Big tech companies have penetrated into many sectors, and continue to expand and deepen their presence in new markets. The financial services sector is one that has attracted the attention of tech giants in recent times, and while they have succeeded in carving out a niche for themselves, their presence could present challenges to regulators towards maintaining adequate stability and governance of the ecosystem. Such were the concerns presented by the Reserve Bank of India, as it said that the entry of the tech giants in the country could disrupt the even playing field.
The apex bank of India said that the tech giants offer a wide range of services that promise to support financial inclusion, generating lasting efficiency gains, and making banks become more competitive, but their expansion in the financial services sector gives rise to “important policy issues” like challenging antitrust rules, cybersecurity and data privacy, operational risks and monopolistic practices.
What does the term “Big Tech,” used by the RBI to denote the tech giants, refer to? The answer is simple – the quintumvirate of Google, Amazon, Microsoft, Apple, and Facebook – whose market capitalization ranges between $1 trillion and $2 trillion, each. Amazon, Facebook’s WhatsApp, and Google have their payments platforms and are part of India’s UPI (United Payments Interface), while Amazon and Google have enabled financial intermediary services, such as loans and card payments, on their payment platforms.
According to the RBI, the Big Tech firms straddled many different (nonfinancial) lines of business with sometimes opaque overarching governance structures and had the potential to become “the dominant players” in financial services. Additionally, they generally overcame limits to scale in financial services provision by exploiting network effects.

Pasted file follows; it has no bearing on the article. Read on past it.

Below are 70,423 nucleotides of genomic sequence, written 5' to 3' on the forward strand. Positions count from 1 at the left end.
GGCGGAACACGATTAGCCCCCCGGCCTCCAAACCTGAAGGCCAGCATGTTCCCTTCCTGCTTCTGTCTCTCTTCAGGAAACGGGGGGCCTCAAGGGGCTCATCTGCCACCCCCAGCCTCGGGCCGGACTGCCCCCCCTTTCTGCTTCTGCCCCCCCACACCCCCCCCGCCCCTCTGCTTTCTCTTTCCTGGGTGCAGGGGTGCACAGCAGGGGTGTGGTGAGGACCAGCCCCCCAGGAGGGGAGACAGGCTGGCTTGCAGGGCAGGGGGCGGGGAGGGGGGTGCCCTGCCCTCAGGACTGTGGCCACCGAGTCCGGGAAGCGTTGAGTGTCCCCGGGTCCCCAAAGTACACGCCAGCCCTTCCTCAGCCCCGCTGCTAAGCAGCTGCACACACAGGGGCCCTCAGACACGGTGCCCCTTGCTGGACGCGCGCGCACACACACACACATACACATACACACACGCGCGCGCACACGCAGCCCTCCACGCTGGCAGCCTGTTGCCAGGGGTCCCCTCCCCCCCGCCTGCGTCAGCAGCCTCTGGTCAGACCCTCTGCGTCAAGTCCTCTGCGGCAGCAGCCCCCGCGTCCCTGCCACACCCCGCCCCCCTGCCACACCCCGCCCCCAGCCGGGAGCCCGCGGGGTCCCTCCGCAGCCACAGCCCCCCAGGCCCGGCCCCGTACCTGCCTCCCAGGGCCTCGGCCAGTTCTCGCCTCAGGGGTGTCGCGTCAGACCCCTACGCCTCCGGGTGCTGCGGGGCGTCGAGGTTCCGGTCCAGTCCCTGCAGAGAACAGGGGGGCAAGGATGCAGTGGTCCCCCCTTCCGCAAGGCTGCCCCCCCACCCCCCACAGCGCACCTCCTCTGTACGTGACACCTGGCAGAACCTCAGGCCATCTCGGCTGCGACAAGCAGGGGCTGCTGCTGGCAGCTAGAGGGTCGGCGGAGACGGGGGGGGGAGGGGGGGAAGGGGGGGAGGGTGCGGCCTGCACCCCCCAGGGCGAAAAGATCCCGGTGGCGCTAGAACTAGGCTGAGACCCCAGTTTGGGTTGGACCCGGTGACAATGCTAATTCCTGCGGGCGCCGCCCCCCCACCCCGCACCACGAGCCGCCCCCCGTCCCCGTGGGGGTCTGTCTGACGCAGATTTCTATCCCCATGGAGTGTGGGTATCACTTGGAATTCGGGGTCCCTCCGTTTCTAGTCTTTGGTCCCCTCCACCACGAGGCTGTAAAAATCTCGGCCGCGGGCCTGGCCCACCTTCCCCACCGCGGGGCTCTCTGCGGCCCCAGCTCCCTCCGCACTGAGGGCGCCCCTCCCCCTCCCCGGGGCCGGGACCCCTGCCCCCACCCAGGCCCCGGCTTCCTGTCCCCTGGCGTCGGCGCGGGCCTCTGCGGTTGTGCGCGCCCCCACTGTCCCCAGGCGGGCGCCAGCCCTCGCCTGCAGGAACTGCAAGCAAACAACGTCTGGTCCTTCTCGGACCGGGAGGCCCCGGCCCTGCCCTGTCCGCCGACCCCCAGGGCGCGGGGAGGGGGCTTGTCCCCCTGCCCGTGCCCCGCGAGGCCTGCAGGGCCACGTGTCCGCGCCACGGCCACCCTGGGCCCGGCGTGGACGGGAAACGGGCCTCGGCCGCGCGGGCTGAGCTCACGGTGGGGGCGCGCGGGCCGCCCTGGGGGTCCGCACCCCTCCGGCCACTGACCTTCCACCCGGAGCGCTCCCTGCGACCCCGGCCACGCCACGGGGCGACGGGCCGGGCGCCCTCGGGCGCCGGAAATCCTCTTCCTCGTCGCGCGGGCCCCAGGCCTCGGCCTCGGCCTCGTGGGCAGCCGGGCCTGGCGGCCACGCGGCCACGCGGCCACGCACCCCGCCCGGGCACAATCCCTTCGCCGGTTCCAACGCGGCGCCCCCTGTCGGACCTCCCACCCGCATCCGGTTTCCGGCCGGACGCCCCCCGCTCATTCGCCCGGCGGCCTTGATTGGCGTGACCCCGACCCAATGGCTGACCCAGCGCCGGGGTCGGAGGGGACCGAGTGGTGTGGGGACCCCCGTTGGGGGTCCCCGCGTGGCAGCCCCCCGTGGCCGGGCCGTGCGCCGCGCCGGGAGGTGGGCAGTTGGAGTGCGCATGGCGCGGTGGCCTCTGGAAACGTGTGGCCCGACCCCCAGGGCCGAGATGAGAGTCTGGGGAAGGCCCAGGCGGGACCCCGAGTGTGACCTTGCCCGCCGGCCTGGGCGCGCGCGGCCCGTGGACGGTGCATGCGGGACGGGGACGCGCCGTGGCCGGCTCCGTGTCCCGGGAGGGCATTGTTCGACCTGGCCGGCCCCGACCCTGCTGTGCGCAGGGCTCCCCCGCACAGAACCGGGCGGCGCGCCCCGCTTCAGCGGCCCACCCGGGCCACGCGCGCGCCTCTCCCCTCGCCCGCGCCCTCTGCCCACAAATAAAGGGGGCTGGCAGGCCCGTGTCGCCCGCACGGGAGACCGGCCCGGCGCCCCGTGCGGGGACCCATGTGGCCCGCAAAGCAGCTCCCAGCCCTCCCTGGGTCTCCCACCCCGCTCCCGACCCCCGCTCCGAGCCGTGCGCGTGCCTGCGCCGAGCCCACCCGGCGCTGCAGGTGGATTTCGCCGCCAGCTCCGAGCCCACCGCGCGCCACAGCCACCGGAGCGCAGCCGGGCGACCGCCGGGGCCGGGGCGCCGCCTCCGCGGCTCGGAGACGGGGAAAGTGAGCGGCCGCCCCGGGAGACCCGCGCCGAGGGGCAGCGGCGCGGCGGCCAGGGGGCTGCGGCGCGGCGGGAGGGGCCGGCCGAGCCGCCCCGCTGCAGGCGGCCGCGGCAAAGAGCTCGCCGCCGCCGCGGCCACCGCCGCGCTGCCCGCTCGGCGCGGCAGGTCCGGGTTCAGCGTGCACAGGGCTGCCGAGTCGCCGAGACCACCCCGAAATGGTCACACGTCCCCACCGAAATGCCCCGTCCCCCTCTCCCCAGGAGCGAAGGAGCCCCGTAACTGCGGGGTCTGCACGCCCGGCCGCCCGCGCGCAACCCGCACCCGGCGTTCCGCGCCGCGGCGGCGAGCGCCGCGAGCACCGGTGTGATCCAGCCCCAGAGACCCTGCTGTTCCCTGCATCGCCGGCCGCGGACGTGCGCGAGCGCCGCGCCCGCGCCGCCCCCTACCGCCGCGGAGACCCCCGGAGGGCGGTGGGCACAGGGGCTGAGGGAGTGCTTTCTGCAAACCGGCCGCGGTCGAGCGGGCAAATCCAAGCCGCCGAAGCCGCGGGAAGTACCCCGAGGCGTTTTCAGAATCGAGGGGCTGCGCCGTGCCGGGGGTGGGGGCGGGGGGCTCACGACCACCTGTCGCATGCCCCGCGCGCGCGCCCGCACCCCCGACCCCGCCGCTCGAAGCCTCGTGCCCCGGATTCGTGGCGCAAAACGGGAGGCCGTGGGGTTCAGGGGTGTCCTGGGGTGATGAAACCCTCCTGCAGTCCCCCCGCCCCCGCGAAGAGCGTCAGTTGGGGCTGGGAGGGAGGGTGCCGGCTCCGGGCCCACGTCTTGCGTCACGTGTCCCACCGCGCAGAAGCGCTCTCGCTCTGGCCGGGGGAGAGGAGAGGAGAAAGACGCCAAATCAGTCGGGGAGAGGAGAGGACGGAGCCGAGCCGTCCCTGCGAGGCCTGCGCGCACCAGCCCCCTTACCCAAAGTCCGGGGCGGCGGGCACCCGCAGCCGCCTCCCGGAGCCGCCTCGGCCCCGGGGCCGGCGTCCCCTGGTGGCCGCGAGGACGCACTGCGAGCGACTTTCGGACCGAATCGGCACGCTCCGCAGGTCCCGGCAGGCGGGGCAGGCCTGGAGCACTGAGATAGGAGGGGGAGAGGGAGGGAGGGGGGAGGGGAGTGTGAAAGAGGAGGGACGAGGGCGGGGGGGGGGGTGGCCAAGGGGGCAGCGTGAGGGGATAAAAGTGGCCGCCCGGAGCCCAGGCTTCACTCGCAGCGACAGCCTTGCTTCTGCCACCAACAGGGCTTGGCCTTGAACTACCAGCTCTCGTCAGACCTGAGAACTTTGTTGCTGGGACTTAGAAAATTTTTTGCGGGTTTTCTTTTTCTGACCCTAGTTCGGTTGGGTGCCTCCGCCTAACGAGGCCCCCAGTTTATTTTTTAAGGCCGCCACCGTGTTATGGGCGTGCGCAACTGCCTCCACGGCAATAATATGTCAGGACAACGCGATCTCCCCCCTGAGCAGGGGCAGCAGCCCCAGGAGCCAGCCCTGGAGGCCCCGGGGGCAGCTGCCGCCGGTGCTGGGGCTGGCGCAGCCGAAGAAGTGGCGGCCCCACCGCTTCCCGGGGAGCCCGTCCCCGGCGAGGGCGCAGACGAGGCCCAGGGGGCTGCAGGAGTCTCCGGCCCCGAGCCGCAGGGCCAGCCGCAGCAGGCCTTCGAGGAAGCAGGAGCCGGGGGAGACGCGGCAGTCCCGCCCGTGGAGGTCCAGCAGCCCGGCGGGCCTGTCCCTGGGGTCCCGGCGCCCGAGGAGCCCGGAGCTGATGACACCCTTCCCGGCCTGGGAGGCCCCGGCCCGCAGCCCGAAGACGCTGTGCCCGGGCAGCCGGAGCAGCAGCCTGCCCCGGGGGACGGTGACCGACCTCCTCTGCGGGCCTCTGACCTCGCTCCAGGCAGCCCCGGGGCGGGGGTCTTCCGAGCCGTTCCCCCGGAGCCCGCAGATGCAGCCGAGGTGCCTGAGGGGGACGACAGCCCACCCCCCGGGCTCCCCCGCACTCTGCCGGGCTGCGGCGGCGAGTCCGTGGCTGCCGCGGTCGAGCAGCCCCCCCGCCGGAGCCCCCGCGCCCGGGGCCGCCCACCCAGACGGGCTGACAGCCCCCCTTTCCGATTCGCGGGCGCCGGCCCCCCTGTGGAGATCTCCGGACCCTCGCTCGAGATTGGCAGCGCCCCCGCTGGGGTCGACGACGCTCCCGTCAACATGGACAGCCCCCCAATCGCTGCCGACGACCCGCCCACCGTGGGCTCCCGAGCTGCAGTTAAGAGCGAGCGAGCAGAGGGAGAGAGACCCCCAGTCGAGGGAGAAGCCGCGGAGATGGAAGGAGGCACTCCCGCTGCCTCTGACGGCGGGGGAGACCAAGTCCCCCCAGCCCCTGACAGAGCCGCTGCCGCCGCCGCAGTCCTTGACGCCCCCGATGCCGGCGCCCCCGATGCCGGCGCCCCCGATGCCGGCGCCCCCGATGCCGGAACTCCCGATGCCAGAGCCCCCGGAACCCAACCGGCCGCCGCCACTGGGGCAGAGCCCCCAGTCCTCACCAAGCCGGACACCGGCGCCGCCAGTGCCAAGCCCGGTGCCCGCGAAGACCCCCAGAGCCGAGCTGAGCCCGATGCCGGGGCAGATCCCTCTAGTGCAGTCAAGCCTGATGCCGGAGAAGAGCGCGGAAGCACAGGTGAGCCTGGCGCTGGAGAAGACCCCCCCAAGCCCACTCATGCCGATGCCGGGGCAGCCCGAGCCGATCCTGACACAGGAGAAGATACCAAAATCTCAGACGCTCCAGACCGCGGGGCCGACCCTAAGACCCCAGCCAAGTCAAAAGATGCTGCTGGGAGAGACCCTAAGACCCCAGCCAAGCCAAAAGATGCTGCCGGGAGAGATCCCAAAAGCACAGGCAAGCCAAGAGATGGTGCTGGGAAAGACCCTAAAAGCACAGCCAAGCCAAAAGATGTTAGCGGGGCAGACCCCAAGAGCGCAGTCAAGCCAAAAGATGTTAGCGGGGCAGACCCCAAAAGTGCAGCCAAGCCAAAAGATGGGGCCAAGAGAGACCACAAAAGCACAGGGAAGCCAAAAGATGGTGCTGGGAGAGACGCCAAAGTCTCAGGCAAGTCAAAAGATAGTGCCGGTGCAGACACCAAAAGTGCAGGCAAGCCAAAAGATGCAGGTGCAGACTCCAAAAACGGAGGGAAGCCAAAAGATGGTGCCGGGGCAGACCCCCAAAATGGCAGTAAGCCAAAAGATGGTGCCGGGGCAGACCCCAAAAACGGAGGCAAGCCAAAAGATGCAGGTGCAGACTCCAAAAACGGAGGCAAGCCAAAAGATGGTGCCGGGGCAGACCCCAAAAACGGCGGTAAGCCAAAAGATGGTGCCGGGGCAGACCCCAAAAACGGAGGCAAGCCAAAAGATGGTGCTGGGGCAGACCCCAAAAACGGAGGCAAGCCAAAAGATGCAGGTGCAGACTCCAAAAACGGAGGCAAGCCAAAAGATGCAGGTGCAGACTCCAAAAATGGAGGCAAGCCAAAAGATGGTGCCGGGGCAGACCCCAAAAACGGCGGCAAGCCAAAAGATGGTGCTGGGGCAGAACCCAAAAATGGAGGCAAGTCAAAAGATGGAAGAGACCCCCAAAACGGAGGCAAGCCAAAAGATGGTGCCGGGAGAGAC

Coming at a time when major social media intermediaries of the country, especially Twitter are engaged in a bitter feud with the ruling BJP government regarding the newly issued Intermediary Guidelines and Digital Media Rules, and the Centre passing guidelines to restrict the business of giants Amazon and Flipkart in the country, the world’s second-largest market is fast becoming a tough place for the technology powerhouses of the world.
It also recommended an “entity-based prudential regulation” approach wherein operations of each Big Tech firm would be scrutinized independently against a set of predetermined standards. According to it, the setting down of an international standard based on the coordination of rules was the best way for financial regulators and global central banks to supervise these firms.
“For central banks and financial regulators, financial stability objectives may be best pursued by blending activity and entity-based prudential regulation of Big Techs,” the central bank said, adding that the international coordination of rules and standards became more pressing as the digital economy expands across borders. After all, the activity-based approach is already in application in areas such as anti-money laundering (AML) and combating the financing of terrorism (CFT) across jurisdictions.